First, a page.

Meetings with Remarkable Muslims: A Collection

Front Cover
Barnaby Rogerson, Rose Baring
Eland, 2005 - Travel - 312 pages
0 Reviews
A collection of travel writing celebrating friendship and the chance encounters that unexpectedly enrich our lives, which shows the diversity of the Islamic world. With portraits of many people, it is dedicated to the millions who marched against the war in Iraq, and who wish that Britain's other voice be heard.

From inside the book

What people are saying - Write a review

Meeting with remarkable Muslims: a collection

User Review  - Not Available - Book Verdict

The essays in this collection provide an affectionate glimpse into the lives of ordinary (and sometimes extraordinary) Muslims in North Africa, the Middle East, India, and Pakistan. According to the ... Read full review

Contents

His Name Means Enlightened White Eagle Kevin Gould
11
MrE Fraser Harrison
26
Youssou NDour Mark Hudson
37
Copyright

14 other sections not shown

Common terms and phrases

About the author (2005)

Barnaby Rogerson is an author, publisher and journalist. Together with his partner Rose Baring, he runs Eland Publishing, which specializes in keeping the classics of travel literature in print. He has also written dozens of travel articles, book reviews and historical essays on various North African and Islamic themes, for Vanity Fair, Cornucopia, Conde Nast Traveller, Geographical, Traveller, Guardian, Independent, Telegraph, House & Garden, Harpers & Queen and the TLS.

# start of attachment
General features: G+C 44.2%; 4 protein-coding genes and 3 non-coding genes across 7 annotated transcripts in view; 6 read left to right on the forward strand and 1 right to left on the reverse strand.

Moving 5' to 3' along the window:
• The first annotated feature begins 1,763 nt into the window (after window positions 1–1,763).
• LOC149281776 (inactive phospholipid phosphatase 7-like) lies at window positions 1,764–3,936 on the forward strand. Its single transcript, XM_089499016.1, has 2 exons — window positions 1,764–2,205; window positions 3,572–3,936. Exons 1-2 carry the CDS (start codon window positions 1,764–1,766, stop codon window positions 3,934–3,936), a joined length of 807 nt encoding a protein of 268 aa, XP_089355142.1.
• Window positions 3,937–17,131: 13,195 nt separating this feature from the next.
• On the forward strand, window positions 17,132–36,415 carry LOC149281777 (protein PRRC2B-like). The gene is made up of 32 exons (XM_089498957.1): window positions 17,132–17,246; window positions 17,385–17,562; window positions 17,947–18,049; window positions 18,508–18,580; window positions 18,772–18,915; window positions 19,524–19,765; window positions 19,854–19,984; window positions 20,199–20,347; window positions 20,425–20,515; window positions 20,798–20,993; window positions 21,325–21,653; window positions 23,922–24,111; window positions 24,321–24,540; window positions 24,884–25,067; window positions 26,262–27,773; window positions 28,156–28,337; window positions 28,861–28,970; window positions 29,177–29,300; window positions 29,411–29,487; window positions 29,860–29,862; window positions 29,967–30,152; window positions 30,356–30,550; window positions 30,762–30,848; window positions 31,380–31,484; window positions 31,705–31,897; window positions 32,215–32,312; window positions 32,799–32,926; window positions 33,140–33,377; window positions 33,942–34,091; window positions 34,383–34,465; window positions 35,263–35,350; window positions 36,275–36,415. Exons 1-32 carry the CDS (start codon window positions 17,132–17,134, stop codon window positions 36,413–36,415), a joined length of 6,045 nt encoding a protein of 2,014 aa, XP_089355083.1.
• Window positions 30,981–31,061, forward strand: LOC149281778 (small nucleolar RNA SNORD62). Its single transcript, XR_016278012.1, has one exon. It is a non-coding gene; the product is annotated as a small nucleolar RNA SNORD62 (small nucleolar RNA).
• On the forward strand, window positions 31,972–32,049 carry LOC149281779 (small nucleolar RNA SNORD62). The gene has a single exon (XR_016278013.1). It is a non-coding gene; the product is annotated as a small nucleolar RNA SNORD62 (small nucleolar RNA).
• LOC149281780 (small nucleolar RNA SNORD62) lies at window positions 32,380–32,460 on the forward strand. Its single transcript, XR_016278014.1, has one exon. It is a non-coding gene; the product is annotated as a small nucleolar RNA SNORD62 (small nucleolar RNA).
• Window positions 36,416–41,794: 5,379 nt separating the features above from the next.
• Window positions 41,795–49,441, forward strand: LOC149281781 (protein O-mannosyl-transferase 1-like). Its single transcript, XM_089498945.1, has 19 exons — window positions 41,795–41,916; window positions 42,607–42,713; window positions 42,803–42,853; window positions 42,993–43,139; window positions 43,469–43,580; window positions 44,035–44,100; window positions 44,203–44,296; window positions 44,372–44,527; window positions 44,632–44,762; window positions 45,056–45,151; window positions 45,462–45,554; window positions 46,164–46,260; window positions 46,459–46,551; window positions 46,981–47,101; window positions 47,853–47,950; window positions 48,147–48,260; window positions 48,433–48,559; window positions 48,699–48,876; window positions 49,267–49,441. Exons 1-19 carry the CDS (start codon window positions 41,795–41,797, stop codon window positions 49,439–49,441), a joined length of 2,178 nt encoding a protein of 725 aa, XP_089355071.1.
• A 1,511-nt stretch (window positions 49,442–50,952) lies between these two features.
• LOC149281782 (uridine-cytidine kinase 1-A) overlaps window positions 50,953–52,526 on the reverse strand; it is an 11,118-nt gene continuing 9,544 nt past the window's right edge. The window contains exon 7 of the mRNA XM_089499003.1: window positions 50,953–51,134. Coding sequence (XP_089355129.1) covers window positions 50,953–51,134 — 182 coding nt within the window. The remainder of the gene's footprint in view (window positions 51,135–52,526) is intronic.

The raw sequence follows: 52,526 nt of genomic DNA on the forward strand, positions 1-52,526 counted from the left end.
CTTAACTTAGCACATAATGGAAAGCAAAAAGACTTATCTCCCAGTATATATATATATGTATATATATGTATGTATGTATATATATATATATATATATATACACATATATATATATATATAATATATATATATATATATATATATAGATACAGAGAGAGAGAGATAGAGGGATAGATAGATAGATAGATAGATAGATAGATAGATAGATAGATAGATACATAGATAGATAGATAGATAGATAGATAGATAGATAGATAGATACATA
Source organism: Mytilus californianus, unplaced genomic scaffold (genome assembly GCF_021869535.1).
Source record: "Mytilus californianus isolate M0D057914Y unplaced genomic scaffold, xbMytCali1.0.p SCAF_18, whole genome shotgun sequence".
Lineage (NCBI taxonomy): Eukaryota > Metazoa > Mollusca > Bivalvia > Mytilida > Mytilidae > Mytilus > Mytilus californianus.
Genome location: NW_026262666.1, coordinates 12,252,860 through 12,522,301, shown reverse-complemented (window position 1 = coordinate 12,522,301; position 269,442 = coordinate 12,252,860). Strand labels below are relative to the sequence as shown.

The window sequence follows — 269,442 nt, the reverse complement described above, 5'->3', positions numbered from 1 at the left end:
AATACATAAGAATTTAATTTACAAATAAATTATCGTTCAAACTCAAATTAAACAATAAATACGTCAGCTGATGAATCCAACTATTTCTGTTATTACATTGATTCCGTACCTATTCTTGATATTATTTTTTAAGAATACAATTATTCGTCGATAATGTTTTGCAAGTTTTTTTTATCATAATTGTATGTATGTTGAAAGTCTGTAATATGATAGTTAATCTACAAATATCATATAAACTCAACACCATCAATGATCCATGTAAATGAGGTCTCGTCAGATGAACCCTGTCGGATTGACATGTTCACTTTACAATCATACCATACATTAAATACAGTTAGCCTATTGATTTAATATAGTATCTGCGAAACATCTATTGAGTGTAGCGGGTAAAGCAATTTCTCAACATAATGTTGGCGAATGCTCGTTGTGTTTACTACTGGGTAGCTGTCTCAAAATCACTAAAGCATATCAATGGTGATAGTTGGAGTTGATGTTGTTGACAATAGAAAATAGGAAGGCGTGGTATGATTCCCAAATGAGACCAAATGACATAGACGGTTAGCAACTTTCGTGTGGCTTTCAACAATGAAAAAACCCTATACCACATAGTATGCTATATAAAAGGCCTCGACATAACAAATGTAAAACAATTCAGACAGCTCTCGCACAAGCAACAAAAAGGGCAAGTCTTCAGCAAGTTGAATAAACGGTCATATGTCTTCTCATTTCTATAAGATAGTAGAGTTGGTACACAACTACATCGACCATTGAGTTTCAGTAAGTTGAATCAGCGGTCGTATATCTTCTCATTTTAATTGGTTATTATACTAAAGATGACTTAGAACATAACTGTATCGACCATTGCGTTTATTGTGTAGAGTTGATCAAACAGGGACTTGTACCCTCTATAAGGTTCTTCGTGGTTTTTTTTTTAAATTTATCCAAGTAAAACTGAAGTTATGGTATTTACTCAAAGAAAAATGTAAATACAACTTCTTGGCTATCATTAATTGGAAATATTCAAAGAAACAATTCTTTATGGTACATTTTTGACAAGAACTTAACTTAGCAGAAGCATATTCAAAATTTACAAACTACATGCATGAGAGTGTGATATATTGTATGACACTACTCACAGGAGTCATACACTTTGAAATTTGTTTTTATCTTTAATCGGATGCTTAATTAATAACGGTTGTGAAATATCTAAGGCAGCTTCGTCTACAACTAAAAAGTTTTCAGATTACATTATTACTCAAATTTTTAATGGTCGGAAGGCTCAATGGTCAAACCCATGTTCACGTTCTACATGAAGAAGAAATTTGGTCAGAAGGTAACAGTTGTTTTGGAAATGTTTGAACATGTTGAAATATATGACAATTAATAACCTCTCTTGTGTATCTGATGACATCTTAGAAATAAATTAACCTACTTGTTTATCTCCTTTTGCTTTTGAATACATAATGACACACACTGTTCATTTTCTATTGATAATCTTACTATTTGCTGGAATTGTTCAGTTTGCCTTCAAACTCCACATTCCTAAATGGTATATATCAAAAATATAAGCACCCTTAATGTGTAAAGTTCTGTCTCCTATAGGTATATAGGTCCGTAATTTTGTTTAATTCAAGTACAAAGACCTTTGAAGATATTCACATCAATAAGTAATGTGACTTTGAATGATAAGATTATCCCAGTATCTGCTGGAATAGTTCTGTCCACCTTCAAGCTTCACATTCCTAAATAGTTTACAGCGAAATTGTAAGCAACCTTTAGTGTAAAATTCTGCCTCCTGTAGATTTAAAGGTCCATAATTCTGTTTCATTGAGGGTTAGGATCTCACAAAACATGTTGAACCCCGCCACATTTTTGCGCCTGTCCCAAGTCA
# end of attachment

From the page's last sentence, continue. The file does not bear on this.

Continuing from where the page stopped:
Joan Gannij was born in New York City and raised in Los Angeles. She began her career as a photojournalist documenting pop culture. Born on Amsterdam Avenue, she decided to explore her European roots by relocating to Amsterdam in 1987. She has written and edited various travel guides in the last fifteen years, including the Norway section of Cadogan's "Flying Visits" "Scandinavia," She has her own editorial office in Amsterdam and is currently studying astronomy.
Rose Baring first fell under the Russian spell at the age of twelve, in a shoebox of a classroom known as "The Kremlin." She has two children, lives in London, and is married to Cadogan author Barnaby Rogerson (who wrote "Morocco" and "Tunisia").

Bibliographic information